Skip to main content

A New Adventure for RedCliff Ascent

By Stephen C. Schultz

For an organization that specializes in primitive living, the new age of technology is somewhat elusive. The idea of a digital newsletter and a blog are daunting tasks, but necessary. There are a few of us that got together to discuss what we wanted to accomplish through this new medium RedCliff was embarking on.

There was a lot of discussion about the “Marketing” benefits of newsletters and sending them out to everyone. There were discussions around collecting email addresses and managing email lists from the general public. We talked about different strategies to use the newsletter and blog as a way to generate new contacts and also as a way to increase the number of students we enroll in the program.

However, true to form for RedCliff, the discussion soon turned back to the students and families we have served over the years. We came to the conclusion that we did not want this newsletter and blog to serve the purpose of “Marketing”. We wanted this effort to be of service, with usable bits of information, written in a way that is both educational and fun. The blog is set up to provide a more responsive avenue of communication for those who wish to interact and share ideas and insights.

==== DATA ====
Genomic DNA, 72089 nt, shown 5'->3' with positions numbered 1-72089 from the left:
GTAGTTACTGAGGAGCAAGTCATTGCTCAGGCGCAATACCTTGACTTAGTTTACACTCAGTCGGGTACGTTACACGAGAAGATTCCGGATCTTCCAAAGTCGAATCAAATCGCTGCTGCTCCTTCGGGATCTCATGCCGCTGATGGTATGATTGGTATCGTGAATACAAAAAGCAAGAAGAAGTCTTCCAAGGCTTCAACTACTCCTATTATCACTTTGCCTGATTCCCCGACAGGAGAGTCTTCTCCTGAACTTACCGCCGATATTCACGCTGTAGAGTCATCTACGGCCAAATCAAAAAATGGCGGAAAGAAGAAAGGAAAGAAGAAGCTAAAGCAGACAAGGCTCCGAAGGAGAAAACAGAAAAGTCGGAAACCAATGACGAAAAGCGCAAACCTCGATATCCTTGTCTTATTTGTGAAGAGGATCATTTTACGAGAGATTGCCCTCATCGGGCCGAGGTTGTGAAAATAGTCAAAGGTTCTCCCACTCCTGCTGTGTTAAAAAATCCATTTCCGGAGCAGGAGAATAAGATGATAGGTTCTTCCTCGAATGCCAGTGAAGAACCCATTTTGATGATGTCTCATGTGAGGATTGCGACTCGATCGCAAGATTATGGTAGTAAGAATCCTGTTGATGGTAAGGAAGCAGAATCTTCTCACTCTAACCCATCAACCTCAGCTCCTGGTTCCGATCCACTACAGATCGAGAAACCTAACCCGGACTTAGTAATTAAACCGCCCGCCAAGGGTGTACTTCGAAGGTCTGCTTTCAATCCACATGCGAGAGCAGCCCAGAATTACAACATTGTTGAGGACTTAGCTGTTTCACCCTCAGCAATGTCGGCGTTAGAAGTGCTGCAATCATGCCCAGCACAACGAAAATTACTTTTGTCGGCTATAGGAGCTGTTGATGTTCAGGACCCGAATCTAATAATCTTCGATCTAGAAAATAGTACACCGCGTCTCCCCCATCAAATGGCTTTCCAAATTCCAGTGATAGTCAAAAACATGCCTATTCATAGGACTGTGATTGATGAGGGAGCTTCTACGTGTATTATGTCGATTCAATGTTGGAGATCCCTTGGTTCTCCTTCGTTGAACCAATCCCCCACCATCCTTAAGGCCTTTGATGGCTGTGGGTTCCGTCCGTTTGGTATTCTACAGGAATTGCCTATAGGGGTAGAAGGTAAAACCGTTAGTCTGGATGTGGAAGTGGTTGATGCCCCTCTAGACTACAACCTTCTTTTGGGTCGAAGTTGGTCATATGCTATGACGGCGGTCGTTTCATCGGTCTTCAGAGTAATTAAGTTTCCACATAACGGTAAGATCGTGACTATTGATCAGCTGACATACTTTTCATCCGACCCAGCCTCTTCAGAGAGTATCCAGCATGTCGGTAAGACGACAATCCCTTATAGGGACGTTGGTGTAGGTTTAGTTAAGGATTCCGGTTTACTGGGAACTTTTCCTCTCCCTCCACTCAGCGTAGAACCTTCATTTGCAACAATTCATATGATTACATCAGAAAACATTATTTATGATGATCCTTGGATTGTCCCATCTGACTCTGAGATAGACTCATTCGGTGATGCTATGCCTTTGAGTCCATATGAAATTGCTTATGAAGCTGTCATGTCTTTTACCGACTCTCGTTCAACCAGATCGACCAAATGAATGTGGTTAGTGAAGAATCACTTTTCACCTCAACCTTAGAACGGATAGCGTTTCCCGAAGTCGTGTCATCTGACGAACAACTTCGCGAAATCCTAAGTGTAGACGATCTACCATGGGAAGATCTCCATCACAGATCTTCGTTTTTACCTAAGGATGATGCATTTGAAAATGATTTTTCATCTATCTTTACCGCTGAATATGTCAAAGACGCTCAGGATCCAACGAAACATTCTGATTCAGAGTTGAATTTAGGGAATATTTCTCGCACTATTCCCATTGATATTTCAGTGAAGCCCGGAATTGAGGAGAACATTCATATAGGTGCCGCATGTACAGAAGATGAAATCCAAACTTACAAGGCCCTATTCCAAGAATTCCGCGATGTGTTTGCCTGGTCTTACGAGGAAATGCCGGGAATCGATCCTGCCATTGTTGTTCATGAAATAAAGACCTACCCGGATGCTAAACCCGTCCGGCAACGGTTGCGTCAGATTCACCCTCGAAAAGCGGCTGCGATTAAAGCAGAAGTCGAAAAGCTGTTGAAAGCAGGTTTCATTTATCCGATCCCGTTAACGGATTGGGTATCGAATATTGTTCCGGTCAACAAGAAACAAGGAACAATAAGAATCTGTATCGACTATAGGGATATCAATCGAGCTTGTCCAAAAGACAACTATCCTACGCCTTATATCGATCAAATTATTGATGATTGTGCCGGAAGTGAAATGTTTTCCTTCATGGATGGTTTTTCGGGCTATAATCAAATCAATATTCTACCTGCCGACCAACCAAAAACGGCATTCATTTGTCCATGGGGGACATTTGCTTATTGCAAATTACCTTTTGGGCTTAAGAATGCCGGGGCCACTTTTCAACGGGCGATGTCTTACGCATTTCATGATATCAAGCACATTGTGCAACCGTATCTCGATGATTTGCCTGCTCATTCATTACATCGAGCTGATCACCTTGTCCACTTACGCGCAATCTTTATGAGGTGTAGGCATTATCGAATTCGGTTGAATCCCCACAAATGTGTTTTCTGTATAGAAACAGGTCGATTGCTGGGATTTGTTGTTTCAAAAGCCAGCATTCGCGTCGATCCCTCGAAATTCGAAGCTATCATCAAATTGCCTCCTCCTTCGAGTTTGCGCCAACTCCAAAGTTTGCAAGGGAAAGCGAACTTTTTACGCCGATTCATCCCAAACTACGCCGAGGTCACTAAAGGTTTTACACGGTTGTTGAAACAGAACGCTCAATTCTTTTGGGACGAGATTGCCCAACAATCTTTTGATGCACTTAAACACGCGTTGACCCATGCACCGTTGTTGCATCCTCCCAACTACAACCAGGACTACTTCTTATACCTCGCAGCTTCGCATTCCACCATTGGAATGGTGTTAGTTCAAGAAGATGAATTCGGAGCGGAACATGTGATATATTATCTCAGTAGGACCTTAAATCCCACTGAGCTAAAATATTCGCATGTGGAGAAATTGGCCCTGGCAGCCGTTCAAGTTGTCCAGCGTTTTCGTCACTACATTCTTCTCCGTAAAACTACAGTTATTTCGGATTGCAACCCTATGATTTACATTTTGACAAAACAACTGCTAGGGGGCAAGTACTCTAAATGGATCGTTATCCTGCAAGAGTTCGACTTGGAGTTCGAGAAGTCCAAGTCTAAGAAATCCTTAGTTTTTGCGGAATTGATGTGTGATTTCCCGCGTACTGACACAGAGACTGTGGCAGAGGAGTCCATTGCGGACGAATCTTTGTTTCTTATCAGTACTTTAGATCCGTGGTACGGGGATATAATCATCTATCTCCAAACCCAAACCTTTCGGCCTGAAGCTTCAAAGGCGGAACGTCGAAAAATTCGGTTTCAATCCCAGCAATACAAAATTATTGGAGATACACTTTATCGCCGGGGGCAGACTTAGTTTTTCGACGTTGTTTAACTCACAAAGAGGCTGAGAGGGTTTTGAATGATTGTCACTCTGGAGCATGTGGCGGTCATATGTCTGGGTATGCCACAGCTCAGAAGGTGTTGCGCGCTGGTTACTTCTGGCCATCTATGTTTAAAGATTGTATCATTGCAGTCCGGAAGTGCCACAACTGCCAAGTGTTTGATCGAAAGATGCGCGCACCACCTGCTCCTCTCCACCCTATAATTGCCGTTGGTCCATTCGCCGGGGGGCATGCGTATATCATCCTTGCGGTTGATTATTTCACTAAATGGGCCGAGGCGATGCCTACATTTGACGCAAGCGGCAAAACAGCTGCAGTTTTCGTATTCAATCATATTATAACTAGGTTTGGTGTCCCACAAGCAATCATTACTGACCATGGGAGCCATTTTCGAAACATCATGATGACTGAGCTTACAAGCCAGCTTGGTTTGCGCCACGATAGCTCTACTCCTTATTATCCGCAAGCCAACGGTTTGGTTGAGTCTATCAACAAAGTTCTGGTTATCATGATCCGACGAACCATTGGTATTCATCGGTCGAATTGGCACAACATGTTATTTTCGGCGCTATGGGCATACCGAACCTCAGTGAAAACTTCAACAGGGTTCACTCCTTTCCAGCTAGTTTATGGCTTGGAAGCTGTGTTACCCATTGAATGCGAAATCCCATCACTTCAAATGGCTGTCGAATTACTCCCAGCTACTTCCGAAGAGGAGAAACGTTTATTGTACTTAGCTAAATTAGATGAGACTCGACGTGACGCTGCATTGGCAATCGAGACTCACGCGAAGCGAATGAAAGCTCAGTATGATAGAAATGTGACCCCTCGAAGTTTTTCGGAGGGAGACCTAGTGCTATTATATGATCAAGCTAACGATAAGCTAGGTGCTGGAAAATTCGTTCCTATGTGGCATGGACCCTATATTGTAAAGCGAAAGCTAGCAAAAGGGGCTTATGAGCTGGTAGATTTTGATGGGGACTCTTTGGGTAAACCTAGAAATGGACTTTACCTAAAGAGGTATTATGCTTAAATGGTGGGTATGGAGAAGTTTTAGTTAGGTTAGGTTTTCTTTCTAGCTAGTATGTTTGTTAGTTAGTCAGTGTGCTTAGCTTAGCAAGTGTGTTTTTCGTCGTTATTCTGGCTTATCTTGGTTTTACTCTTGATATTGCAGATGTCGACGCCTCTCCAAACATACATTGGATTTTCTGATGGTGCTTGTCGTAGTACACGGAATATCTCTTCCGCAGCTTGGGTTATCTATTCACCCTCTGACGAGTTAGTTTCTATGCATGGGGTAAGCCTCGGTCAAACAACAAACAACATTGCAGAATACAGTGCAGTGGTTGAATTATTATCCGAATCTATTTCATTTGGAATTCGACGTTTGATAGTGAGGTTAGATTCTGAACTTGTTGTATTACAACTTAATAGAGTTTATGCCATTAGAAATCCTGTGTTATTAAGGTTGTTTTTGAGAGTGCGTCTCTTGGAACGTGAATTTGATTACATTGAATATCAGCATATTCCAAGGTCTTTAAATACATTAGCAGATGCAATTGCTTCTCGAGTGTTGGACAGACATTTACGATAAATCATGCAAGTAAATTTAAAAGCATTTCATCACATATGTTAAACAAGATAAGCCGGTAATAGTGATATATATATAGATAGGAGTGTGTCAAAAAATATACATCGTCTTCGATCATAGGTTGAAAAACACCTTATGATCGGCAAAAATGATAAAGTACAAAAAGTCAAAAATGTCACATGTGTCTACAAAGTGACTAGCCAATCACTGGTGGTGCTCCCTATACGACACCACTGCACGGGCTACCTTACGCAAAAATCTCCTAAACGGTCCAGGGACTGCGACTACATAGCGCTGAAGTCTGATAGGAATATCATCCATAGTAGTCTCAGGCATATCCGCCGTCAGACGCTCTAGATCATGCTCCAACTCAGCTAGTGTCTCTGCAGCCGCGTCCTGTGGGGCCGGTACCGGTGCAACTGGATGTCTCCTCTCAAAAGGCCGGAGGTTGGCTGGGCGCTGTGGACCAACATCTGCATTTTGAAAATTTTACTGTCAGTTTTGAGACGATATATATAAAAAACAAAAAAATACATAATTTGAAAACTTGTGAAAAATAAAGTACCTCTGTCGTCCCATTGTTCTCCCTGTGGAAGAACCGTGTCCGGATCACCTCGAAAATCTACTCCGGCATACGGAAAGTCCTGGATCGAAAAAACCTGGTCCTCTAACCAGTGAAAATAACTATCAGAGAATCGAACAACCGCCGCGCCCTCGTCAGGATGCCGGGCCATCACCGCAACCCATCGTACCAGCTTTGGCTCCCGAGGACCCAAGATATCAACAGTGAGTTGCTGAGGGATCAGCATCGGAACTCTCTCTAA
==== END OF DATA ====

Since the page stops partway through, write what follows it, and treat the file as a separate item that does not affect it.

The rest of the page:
Honesty is my policy and I can assure you there will be no psycho-babble talk or corporate double speak. However, there will most likely be times when participants may simply need to agree to disagree. Suggestions for topics of discussion are also welcome.

The general public is welcome to view the RedCliff Ascent Bog. The newsletter is for parents and family. However, I’d like to share a few Newsletter Responses we recently received.

Hi - this is the first time I have ever received a newsletter and I absolutely loved it.  I didn't know you had anything like it.  Thank you.

Quick question - my daughter is 20 and interested in learning what it takes to be a part of your team.  In the field that is.  She graduated from Medicine Wheel in July and absolutely loved her experience.  She still talks about it most everyday.  And actually wishes she could go back.  Could you get back with me on this?  She just left on a trip or I'm sure she would be inquiring herself.

What a great change to see something interesting listed among the countless “junk” emails we get daily.  Thank you and please keep them coming.  Having a “RedCliff Graduate” we are always anxious to get news of what we call “the field” Even though our son has had his share of problems this past year, we still look at him and feel very grateful to all the staff for helping get him to this point.  He is so very much better than he was when we made the very difficult decision to send him to RedCliff.  He is now a 17 year old with the group of problems that seem to infect most of the teens in our area, very “self motivated”, at times not thinking actions through.  But compared to the very dark, unhappy, scary boy we sent, we can deal with teen stuff.  We are still very vocal and strong supporters of RedCliff and are still running into the same “how could you do that to your child” people when discussions of where to get help for out of control teens come up.  Our son often brings up stories of things that happened when at RedCliff and always speaks fondly of his experience.  His bow drill and gear is hung in his room and he sleeps with his wigi on his bed. 
We will always be grateful to RedCliff and all the wonderful staff who gave us hope and comfort during a very hopeless and frightening time.
Please keep the newsletters coming!!